Lucy and Sophia had store-bought costumes and wigs, Tsuyu and Ochako, which they bought with money they earned by working, and Lucy made her boots out of foam

Irene was Grunkle Stan (I made the fez and she made the 8 ball cane)

Benny was a fairy princess dragon

and Corrie was Jim from Troll Hunters

And that was that! Only about half as many people as usual were giving out treats, but they made up for numbers with enthusiasm, ingenious candy delivery devices, and of course candy. 

SUNDAY
Pulled chicken sandwiches, coleslaw, french fries

Wanted to try something easy but different. This didn’t knock anyone’s socks off, but it was fine. I served it with red onions and little dill pickles.

I used this recipe that calls for grated onion, olive oil, Worcestershire sauce, brown sugar, and bottled BBQ sauce, and it came out tasting exactly like I had just used bottled BBQ sauce. Next time I’ll either skip the extra ingredients and just do that, or else I’ll find a recipe that delivers more for the effort. It’s nice to have something else to do with chicken, anyway. 

MONDAY
Beef barley soup, pumpkin muffins (and soul cakes)

A snowy, blustery day, great for soup and muffins. Beef barley soup is popular with more than half the family, which is pretty good. My version has onions, carrots, mushrooms, tender beef, tomatoes, barley, and a rich beef broth with red wine, and plenty of pepper. 

Jump to Recipe

I made it in the Instant Pot, but this recipe easily adapts for stovetop. 

Poor Benny made her first batch of pumpkin muffins all by herself last week, and just as she was ready to pop them in the oven, the pan tipped over and it all flopped out on the floor. So she was especially glad to see these. 

Jump to Recipe

I think my baking soda may be a bit feeble, or maybe I just didn’t fill the tins high enough; but they turned out well enough, if not lofty and huge.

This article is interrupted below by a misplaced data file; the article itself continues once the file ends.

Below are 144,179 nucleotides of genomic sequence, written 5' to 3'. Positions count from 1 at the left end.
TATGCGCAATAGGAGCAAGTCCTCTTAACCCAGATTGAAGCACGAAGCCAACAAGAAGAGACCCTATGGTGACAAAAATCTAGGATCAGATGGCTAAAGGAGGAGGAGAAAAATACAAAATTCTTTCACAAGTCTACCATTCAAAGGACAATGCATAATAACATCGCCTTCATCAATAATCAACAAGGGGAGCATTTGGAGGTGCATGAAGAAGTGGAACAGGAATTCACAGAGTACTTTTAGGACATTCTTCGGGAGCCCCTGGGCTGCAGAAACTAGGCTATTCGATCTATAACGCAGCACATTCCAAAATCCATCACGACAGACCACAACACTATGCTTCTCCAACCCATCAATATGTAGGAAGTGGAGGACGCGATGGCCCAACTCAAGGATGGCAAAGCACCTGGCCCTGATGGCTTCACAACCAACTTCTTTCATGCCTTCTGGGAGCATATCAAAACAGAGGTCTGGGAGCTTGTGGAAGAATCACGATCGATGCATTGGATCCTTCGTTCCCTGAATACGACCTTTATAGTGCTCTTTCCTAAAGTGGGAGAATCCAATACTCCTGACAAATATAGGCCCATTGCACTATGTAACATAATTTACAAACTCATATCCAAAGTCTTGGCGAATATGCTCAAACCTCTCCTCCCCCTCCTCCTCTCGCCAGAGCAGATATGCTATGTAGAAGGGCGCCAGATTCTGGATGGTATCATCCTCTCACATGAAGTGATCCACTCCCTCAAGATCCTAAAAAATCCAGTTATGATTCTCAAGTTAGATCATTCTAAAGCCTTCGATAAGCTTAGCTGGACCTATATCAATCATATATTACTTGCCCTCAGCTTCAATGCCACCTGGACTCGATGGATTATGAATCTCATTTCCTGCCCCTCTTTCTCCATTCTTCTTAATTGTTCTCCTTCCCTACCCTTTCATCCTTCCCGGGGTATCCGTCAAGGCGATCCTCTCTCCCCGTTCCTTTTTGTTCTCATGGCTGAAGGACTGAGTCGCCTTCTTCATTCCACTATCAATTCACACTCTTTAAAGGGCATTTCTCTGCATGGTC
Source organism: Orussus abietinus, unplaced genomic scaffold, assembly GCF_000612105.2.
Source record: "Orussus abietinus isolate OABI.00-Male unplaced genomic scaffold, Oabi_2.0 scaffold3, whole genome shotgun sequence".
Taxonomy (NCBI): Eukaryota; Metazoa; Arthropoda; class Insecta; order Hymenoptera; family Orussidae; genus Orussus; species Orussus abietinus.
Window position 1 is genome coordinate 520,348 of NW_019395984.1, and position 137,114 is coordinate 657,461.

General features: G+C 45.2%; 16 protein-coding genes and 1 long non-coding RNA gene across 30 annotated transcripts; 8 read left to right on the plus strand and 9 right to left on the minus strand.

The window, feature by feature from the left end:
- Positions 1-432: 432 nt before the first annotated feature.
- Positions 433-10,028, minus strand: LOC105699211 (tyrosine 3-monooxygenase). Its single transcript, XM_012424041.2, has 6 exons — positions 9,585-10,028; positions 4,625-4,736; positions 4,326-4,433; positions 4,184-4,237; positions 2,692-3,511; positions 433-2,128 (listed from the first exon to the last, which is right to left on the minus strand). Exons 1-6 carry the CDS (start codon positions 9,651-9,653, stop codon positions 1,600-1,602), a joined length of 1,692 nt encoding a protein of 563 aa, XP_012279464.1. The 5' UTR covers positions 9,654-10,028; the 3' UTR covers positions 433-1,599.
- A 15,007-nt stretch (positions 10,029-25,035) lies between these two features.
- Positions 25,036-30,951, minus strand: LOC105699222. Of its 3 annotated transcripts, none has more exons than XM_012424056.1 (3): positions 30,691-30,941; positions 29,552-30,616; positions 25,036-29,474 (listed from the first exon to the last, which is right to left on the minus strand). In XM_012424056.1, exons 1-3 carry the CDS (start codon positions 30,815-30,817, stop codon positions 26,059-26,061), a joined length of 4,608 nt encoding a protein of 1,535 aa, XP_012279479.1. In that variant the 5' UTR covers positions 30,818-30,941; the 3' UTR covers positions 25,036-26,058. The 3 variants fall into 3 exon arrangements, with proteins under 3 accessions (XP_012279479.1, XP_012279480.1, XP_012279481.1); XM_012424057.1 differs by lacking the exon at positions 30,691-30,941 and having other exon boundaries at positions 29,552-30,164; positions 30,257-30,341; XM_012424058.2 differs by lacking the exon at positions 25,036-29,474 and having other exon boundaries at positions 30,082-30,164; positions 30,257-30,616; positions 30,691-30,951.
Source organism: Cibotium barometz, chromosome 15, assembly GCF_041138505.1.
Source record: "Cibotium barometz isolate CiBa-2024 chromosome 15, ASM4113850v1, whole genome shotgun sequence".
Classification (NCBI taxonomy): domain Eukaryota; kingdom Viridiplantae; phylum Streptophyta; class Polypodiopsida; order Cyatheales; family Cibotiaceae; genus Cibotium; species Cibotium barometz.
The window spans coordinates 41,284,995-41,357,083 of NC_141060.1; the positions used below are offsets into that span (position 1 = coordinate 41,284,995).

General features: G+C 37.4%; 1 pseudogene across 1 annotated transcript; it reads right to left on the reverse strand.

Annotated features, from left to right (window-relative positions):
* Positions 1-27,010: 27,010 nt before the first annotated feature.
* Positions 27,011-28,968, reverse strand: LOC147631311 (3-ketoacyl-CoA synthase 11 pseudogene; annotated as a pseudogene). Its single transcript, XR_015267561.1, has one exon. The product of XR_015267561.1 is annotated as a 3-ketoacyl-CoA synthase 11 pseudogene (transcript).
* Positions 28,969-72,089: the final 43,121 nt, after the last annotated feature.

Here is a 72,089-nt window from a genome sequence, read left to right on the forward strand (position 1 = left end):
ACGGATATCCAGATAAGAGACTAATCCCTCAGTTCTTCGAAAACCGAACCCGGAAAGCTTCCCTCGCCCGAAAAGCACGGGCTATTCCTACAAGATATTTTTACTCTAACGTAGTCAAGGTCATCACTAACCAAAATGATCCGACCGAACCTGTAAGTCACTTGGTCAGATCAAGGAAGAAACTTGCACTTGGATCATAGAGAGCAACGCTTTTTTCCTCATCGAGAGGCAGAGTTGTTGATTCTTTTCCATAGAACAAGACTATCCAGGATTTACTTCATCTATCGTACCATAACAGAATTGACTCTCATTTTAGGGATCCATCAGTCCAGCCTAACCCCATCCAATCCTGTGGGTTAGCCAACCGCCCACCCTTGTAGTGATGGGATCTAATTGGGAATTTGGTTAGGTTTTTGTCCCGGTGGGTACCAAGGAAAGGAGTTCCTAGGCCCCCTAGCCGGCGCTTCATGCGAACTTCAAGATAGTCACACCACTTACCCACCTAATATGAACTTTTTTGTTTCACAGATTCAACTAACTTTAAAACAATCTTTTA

I made a double recipe, which gave me enough for 24 muffins and a large loaf. For the loaf, I added dried cranberries and sunflower seeds. 

I had to leave the house while it was still baking, so it stayed in the oven a little too long and got too dry; but it was still pleasant and hearty. I’ll use this combination again, or maybe walnuts instead of sunflower seeds.

And it being All Souls Day, Clara made these lovely soul cakes, as I mentioned

Good smell day at the Fisher house. 

TUESDAY
Asian meatballs and rice

Election day. I wanted something I could prep ahead of time and serve without a lot of fuss, because Damien and I were both out after dinner covering election results. So I went with Asian meatballs, which is a foolproof recipe. 

Jump to Recipe

OR SO I THOUGHT.

My fellow Americans, these meatballs were horrendous.  I don’t know what happened. I was in such a rush and ended up eyeballing the spices, and, well, I guess I know what happened. They were so horribly salty and harsh and awful! Oh well. It’s a good recipe if you follow it. 

That’s hot sauce, not ketchup. And no, putting hot sauce on your painfully salty meatballs doesn’t make them better. After I took this picture, I tried adding duck sauce, which also, you’ll never guess, didn’t help. I don’t even know what is wrong with me.